No.571 Thomas Shields 08 Jul 1854 300 acres

No.736 Thomas Shields 02 Apr 1855 200 acres and also No.758 Richard Thomas Shield 28 May 1855 300 acres

Perhaps the slightly later dates reflect receipt of the applications at Wellington? For each entry in this register a description of the land and the method of payment is recorded. [6] Further details, contained in the original applications, include the name, residence and occupation of the applicant. [7]


Correspondence records that link with this particular outward letter book are:

Commissioner of Crown Lands Wellington - Inward letters

- Archives NZ Reference ADXS 19480 LS-W2 (item listing in Archway)

Lands & Survey Napier - Registry Papers (assumed to be correspondence)

- Archives NZ Reference ADZG 18236 LS-NA1/1 (1855-1856)

Lands & Survey New Plymouth - Inward letters

- Archives NZ Reference ADZE 18256 LS-NP1/14/13 (1851-1860)

- Archives NZ Reference ADZE 18256 LS-NP1/15/16 (Mar 1852 to Jul 1864)

Wellington Provincial Government - Inward letters

- Archives NZ Reference ACIA 16195 WP3 (1856)

Colonial Secretary - Inward letters

- Archives NZ Reference ACGO 8333 IA1 (item listing in Archway)

Colonial Treasurer - Inwards Correspondence

- Archives NZ Reference ADRK 17391 T1


[1] Archway: Colonial Secretary's Inwards Correspondence (Letter IA1 1855/848) within a correspondence bundle with reference ACGO 8333 IA1 152/ 1855/2082

[2] Archway: Commissioner of Crown Lands Wellington Inwards Correspondence - Reference ADXS 19480 LS-W2 4/ 1855/127

[3] Archway: Commissioner of Crown Lands Wellington Inwards Correspondence - Reference ADXS 19480 LS-W2 4/ 1855/277

[4] Archway: Colonial Secretary's Inwards Correspondence (Letter IA1 1855/2392) within a correspondence bundle with reference ACGO 8333 IA1 153/ 1855/2384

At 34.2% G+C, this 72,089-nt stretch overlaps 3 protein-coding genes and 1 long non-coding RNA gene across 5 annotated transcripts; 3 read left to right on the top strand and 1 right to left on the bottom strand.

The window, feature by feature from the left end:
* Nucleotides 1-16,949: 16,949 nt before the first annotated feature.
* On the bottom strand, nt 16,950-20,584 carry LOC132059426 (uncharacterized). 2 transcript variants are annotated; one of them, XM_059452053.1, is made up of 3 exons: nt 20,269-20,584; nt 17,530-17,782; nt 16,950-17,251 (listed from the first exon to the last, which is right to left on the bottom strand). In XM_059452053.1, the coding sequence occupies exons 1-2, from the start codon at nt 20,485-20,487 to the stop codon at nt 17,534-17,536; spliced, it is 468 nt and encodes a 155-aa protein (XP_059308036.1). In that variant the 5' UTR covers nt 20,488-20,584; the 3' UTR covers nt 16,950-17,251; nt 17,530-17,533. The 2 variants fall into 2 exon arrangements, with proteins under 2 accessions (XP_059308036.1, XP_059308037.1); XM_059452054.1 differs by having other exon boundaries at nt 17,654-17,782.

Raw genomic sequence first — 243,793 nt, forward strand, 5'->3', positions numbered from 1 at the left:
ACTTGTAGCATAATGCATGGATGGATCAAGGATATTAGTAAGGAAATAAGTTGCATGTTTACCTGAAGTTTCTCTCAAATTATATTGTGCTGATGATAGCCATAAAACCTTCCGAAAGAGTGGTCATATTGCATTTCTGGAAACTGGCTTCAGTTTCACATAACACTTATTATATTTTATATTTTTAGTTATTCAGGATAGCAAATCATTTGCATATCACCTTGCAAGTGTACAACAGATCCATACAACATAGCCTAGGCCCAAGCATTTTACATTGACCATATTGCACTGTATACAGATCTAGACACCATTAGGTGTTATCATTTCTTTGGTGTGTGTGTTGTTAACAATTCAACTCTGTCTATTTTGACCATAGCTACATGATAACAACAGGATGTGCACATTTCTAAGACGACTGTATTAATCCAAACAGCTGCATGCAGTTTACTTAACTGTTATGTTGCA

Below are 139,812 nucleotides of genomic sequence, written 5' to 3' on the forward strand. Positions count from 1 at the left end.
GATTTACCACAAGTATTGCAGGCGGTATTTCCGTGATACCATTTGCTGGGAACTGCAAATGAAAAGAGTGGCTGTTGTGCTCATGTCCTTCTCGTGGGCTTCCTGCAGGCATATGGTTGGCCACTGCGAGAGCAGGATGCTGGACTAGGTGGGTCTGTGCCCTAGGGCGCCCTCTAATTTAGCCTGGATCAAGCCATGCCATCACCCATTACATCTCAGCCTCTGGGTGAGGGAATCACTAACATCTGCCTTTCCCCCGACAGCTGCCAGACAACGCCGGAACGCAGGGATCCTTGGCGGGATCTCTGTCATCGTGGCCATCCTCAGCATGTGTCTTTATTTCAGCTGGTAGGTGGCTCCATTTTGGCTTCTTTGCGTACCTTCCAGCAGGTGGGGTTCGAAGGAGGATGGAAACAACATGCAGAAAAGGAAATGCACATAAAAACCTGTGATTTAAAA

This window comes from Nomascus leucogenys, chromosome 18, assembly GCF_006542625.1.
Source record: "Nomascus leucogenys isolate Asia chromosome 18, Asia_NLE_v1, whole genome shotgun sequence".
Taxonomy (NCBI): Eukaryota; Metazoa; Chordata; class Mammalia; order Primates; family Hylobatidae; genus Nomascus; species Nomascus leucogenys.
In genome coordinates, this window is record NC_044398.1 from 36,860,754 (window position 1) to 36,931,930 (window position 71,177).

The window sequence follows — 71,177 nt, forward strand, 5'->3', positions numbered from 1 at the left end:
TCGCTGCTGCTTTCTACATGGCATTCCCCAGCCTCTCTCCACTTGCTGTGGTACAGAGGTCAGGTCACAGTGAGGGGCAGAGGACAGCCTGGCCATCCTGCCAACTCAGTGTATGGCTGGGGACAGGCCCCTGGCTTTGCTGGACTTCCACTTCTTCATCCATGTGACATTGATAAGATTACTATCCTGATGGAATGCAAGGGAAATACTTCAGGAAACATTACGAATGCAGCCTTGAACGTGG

[5] Archway: Commissioner of Crown Lands Wellington Inwards Correspondence - Reference ADXS 19480 LS-W2 4/ 1855/354

[6] Register of Applications for land made to the Lands & Survey Office, Wellington - Archives NZ Reference ADXS 19505 LS-W16/1

- Partial transcript at

[7] Lands & Survey Wellington: Applications for land Nos 1 to 18717 - Archives NZ Reference ADXS 19506 LS-W15 series



[A] John McLaggan (1803-1886), builder of Old St Paul's, "first appears in records in 1855, making an unsuccessful tender to carry out work on the Lands and Survey Office in Wellington." Website: Old St Paul's Wellington -

The tender "for repairs at Land and Survey Offices, Wellington" survives at Archives NZ - Reference ADXS 19480 LS-W2 1855/94

[B] John Hughes and Michael Fitzgerald See: The Pioneer Land Surveyors of New Zealand - Website: (Two PDFs)


Dawn Chambers

Chinese Corner 

Chinese Store Keepers

There has been little research on the Chinese store keepers in New Zealand. These stores started in Otago, during the gold rush era, to support the miners out in the field. They later moved to various part of New Zealand, after the gold mining days were over.

On October 19, 1871, the total number of Chinese in New Zealand was 4,215, distributed as follows (by provinces) viz : — Canterbury, 9 ; Wellington, 17 ; Nelson, 3 ; Marlborough, 3 ; Auckland, 2 ; Westland, 24; Otago, 4,159. Of the whole number, 5 are set down as carpenters, 3,570 as miners, 103 as store-keepers, 1 as a hotelkeeper, 49 as gardeners, 3 as agents, 3 as cooks, 12 as laborers, 12 as hawkers, 6 as cabinetmakers, and 415 occupations not stated, the bulk of these last being new arrivals, and probably bound for the goldfields.